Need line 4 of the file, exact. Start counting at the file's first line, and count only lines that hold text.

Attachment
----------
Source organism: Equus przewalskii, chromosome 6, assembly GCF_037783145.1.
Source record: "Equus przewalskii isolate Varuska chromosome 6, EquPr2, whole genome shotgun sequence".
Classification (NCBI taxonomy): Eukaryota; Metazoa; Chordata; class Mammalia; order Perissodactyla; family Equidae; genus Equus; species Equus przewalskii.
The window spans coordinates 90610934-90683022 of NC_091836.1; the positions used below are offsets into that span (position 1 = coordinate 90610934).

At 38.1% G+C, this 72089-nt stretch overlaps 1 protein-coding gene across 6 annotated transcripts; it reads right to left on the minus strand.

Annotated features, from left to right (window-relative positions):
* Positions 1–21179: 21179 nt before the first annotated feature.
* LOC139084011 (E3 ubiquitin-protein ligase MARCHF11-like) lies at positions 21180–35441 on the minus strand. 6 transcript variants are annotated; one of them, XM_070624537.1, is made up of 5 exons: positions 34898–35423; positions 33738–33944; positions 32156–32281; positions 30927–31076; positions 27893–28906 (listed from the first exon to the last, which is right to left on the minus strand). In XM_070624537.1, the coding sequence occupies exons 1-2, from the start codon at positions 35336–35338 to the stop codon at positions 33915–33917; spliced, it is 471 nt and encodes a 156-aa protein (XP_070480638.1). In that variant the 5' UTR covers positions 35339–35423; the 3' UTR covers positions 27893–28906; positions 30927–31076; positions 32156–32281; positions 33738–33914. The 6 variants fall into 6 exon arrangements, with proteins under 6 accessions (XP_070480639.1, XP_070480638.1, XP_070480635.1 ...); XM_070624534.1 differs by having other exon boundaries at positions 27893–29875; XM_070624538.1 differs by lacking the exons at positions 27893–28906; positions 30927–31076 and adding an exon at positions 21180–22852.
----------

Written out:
The window spans coordinates 90610934-90683022 of NC_091836.1; the positions used below are offsets into that span (position 1 = coordinate 90610934).